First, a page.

Hubble Space Telescope Discovers Young Star Clusters in Giant Galaxy
16 January 1992NASA's Hubble Space Telescope has provided intriguing new clues to cataclysmic events in the history of the peculiar galaxy NGC 1275, located approximately 200 million light-years from Earth.Astronomers have discovered about 50 bright objects at the center of the galaxy which appear to be young massive globular star clusters. This is a surprising discovery because most globular clusters are among the oldest objects in the universe; in fact, they are used as a bench mark for estimating the age of the universe.
"Such objects have never before been seen," says Dr. Jon Holtzman, of Lowell Observatory, Flagstaff, AZ, who led the observing team that made the finding.
These results are being reported in a press conference at the 179th meeting of the American Astronomical Society in Atlanta, Georgia. The paper is being presented by Dr. Jon Holtzman; Dr. Sandra M. Faber, of the University of California, Santa Cruz; Dr. Edward Shaya, of the University of Maryland; Dr. Tod R. Lauer, of the National Optical Astronomy Observatories, Tuscon, AZ; Dr. Edward Groth, of the Institute for Advanced Studies, Princeton, NJ; Dr. Deidre Hunter, of Lowell Observatory and other members of the Wide Field/Planetary Camera Instrument Definition Team. Their results will be published in a paper to appear in an upcoming issue of the Astronomical Journal.
Holtzman's team did not expect to find young star clusters in NGC 1275 when it began observing with the Hubble Space Telescope's Wide Field/Planetary Camera. "We were looking for information to help us understand all the peculiarities in the galaxy, but instead we discovered yet another strange feature," says Holtzman. This result may lead to a better understanding of how galaxies evolve and interact through the process of collisions and mergers.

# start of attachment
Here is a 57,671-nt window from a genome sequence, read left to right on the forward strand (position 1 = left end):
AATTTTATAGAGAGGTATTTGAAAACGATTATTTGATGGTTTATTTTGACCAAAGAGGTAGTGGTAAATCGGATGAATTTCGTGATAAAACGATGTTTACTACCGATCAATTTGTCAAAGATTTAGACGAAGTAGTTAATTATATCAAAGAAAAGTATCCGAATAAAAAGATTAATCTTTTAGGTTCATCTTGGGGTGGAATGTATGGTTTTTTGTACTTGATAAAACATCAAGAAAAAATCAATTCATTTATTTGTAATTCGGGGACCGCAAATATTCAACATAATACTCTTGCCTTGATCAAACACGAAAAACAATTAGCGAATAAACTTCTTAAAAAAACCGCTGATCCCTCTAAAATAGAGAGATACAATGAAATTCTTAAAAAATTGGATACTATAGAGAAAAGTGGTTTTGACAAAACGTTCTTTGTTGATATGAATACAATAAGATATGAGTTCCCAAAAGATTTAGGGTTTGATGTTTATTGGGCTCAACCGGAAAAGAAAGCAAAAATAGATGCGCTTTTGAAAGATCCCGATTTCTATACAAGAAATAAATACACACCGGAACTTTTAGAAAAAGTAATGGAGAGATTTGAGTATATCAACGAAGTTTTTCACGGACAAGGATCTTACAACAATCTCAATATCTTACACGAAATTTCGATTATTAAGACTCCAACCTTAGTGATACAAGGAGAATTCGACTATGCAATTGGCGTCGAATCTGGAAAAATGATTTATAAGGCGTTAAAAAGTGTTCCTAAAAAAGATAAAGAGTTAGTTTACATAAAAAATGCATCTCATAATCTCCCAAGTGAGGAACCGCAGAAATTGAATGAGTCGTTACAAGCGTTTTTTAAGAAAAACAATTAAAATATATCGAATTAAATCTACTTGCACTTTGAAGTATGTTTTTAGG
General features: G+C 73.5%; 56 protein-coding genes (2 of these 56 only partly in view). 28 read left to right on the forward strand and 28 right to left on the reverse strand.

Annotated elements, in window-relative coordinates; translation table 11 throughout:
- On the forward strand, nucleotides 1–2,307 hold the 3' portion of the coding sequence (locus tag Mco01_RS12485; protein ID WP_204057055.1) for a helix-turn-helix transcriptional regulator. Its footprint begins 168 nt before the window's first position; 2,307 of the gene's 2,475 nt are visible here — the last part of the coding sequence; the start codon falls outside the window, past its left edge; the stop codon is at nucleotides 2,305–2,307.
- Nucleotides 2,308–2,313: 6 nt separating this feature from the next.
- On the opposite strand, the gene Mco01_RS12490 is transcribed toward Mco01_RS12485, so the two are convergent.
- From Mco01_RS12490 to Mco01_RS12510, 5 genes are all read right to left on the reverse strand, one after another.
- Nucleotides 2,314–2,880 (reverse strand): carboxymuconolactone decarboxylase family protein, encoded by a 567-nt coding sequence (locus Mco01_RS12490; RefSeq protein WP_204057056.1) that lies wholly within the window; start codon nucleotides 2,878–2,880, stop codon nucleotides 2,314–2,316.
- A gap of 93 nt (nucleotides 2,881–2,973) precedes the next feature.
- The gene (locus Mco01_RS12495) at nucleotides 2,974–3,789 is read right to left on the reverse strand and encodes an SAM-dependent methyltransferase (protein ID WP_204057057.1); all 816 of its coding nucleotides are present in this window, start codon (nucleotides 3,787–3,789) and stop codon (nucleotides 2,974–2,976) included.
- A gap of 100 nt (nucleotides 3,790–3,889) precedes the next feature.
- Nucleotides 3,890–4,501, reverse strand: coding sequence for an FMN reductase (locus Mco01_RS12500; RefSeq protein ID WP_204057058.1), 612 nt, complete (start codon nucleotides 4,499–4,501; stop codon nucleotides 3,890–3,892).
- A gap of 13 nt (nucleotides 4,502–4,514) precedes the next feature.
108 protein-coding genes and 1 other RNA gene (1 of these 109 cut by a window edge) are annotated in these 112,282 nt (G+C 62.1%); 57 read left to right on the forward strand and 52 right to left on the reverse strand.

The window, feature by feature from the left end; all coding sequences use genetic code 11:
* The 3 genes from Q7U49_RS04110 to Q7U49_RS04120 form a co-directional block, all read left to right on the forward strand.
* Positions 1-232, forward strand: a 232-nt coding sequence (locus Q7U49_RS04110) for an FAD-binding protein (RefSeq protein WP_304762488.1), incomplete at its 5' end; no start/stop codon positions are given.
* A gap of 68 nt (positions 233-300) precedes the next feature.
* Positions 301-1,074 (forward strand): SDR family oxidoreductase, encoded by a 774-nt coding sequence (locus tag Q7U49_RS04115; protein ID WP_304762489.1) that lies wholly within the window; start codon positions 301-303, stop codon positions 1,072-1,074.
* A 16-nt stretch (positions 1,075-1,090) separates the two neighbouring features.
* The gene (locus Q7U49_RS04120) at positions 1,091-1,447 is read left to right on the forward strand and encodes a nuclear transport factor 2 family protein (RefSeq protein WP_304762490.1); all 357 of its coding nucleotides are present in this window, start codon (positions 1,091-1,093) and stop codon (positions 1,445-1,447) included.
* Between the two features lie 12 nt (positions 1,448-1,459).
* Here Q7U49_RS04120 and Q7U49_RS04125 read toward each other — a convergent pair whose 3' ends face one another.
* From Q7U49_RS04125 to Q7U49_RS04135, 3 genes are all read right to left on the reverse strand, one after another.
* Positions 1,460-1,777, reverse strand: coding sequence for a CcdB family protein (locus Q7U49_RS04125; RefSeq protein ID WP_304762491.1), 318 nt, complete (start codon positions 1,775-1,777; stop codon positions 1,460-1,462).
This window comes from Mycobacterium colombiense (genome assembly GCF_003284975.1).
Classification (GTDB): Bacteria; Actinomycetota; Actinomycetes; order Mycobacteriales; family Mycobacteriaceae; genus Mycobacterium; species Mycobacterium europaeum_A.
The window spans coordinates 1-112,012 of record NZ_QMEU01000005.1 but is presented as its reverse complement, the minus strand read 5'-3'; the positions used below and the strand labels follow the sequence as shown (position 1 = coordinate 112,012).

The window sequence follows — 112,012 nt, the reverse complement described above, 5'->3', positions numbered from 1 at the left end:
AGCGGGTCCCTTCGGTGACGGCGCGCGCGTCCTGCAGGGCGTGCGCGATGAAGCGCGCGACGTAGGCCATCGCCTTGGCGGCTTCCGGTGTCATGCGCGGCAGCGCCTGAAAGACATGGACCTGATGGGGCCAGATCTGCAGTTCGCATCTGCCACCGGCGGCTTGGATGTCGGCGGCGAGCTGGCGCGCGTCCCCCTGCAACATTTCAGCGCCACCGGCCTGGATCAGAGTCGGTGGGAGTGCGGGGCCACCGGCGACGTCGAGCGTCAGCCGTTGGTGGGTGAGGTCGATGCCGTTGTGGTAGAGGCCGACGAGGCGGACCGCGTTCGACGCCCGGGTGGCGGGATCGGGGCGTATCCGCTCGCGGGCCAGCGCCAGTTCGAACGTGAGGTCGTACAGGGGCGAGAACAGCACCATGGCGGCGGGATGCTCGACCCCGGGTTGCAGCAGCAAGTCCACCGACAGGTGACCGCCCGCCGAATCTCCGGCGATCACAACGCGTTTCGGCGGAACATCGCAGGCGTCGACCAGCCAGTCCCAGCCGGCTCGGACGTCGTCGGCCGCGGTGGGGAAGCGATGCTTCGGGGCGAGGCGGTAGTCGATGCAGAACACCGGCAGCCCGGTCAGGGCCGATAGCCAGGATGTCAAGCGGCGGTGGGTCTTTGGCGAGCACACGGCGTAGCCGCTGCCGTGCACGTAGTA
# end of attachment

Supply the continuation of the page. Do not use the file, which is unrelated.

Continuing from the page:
Globular clusters are dense spherical collections of stars, containing 100,000 to 10 million stars packed in a region only about 100 light-years in diameter. More than 100 globular clusters orbit the Milky Way in a diffuse swarm. The brighter of these appear as "fuzzy" stars to the naked eye.
Stars within these clusters are very old, believed to have formed early in the history of the universe. Surprisingly, the clusters in NGC 1275 appear to contain young, hot stars. "Although young star clusters are observed in other galaxies, none have been as massive and compact as those seen in NGC 1275," says Holtzman.
NGC 1275 has such a peculiar shape, some astronomers previously have suspected that it may actually be two galaxies - a giant elliptical galaxy and a smaller spiral galaxy - passing through one another. In fact, elliptical galaxies in general may result from the merger of several spiral galaxies. Holtzman suggests that the clusters may have formed as a result of just such a merger or collision. The fact that elliptical galaxies can contain a hundred times more globular clusters than spiral galaxies lends further support to the notion that galaxy collisions also create new globular clusters.
Other clues to the birth of globular clusters may come from the fact that NGC 1275 lies at the heart of the Perseus cluster of galaxies, a rich collection of more than 500 galaxies. Because NGC 1275 is located at the center of this cluster, the galaxy is surrounded by a luminous halo of hot gas, which glows in X-rays. Gravity pulls this superheated gas into the galaxy as a cooling flow," which produces filaments. This cooling, condensing gas might also produce newborn stars.
Holtzman and his colleagues plan to take longer exposures with HST to see if there are many more fainter clusters. He also plans to take pictures in ultraviolet light to help pin down the age of the clusters better.